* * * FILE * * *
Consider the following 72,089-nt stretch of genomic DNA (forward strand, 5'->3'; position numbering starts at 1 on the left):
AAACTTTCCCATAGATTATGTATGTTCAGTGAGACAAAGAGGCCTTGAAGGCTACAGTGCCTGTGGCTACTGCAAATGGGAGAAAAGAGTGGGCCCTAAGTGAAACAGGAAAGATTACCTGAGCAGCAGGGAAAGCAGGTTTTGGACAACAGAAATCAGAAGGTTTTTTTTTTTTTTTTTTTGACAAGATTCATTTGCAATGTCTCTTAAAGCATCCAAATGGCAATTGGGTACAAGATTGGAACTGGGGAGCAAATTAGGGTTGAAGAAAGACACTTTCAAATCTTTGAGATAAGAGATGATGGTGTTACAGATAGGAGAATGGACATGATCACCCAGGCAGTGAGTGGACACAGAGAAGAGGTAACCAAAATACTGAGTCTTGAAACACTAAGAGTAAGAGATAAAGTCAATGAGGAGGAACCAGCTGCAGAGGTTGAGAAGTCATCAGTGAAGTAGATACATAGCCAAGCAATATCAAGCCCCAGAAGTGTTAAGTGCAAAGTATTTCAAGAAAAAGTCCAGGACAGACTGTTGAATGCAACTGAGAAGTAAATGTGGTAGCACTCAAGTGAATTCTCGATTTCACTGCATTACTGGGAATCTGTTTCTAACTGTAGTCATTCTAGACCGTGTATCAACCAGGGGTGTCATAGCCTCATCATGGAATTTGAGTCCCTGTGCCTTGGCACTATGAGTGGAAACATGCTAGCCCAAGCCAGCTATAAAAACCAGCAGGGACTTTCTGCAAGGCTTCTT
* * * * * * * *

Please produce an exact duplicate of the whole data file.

Consider the following 72,089-nt stretch of genomic DNA (forward strand, 5'->3'; position numbering starts at 1 on the left):
AAACTTTCCCATAGATTATGTATGTTCAGTGAGACAAAGAGGCCTTGAAGGCTACAGTGCCTGTGGCTACTGCAAATGGGAGAAAAGAGTGGGCCCTAAGTGAAACAGGAAAGATTACCTGAGCAGCAGGGAAAGCAGGTTTTGGACAACAGAAATCAGAAGGTTTTTTTTTTTTTTTTTTTGACAAGATTCATTTGCAATGTCTCTTAAAGCATCCAAATGGCAATTGGGTACAAGATTGGAACTGGGGAGCAAATTAGGGTTGAAGAAAGACACTTTCAAATCTTTGAGATAAGAGATGATGGTGTTACAGATAGGAGAATGGACATGATCACCCAGGCAGTGAGTGGACACAGAGAAGAGGTAACCAAAATACTGAGTCTTGAAACACTAAGAGTAAGAGATAAAGTCAATGAGGAGGAACCAGCTGCAGAGGTTGAGAAGTCATCAGTGAAGTAGATACATAGCCAAGCAATATCAAGCCCCAGAAGTGTTAAGTGCAAAGTATTTCAAGAAAAAGTCCAGGACAGACTGTTGAATGCAACTGAGAAGTAAATGTGGTAGCACTCAAGTGAATTCTCGATTTCACTGCATTACTGGGAATCTGTTTCTAACTGTAGTCATTCTAGACCGTGTATCAACCAGGGGTGTCATAGCCTCATCATGGAATTTGAGTCCCTGTGCCTTGGCACTATGAGTGGAAACATGCTAGCCCAAGCCAGCTATAAAAACCAGCAGGGACTTTCTGCAAGGCTTCTT